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Tax competitiveness tops Chamber priorities

Taxes continue to be a top issue for Minnesota companies.

Our members tell us year in and year out that Minnesota’s comparatively higher taxes – in nearly every tax category – is one of the most important issues for the Legislature and Governor to address.   

Minnesota is in the top five highest tax rates for both corporate and individual income taxes and Minnesota’s highest tax rates kick in at a much lower income. Corporate Tax Rate 9.8% - 4th highest in the nation Individual Income Taxes 9.85% - 5th highest

Why do competitive tax rates continue to be an issue? Because they are so critical to business success. Watch the Chamber’s Beth Kadoun explain in committee testimony how important a friendly tax climate is for Minnesota businesses. 

Beth Kadoun Minnesota Chamber testifying video


Our goal is simple: To ensure that Minnesota’s tax system encourages long-term business success. That means supporting innovation, entrepreneurship, and making our tax system more competitive. 

In the 2019 legislative session, we succeeded in passing a number of positive proposals for the business community. We reduced the statewide business property tax by 6%, reduced the second-tier rate in personal income taxes and supported federal tax conformity to help ease compliance administrative burdens and complexity. Some businesses unfortunately will still see an income tax increase as provisions are only partially offset by state tax-relief measures.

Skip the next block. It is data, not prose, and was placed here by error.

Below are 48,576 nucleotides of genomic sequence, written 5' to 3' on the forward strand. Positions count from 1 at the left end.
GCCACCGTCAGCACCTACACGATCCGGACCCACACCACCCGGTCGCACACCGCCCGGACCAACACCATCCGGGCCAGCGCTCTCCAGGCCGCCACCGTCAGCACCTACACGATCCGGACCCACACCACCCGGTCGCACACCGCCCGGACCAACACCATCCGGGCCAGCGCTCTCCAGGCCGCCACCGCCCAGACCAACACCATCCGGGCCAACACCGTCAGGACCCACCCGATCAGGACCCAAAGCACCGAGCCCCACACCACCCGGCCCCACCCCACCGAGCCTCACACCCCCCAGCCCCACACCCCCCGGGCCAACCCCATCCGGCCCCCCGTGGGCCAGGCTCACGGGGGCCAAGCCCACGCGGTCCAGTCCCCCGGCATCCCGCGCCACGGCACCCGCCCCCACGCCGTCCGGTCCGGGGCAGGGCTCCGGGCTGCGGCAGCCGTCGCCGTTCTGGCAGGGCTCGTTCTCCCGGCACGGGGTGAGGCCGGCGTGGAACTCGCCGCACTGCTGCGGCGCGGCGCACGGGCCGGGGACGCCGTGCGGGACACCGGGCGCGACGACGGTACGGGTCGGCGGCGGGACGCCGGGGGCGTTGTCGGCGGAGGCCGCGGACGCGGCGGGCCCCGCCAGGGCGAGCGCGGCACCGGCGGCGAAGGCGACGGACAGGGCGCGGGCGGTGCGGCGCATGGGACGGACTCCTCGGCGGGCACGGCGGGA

A large part of our success came in preventing massive tax increase proposals that would hurt every business in the state. This session, we prevented;

  • More than $9 billion in proposed new taxes, the lion’s share which would have been paid for by Minnesota employers. More than $12 billion were proposed; end result was a $2.6 billion increase mostly due to the removal of the sunset on the 2% provider tax now reduced to 1.8%.
  • New capital gains tax rate of 12.85%, second highest in the nation.
  • Retroactively taxing foreign earnings of multinational companies. Minnesota will join the majority of other states by not including the foreign income provisions in the 2017 federal tax bill (deemed repatriation, GILTI and FDII).
  • A rollback of Minnesota’s estate tax threshold to $2.7 million.
  • Automatic tax increases on business property taxes and tobacco taxes.
  • New worldwide reporting requirements that would have gone in the opposite direction of the United States, other countries and other states that have moved to a territorial tax system that taxes income earned within their borders.
  • Repeal of sales tax exemption for computer software, an economic development incentive for locating data centers in Minnesota.
  • A proposal to give state revenue commissioner broad authority to disallow tax provisions.

Despite an overall positive session regarding taxes, we know there’s still more work to do. In the coming months, we’ll be preparing our legislative priorities for the 2020 session.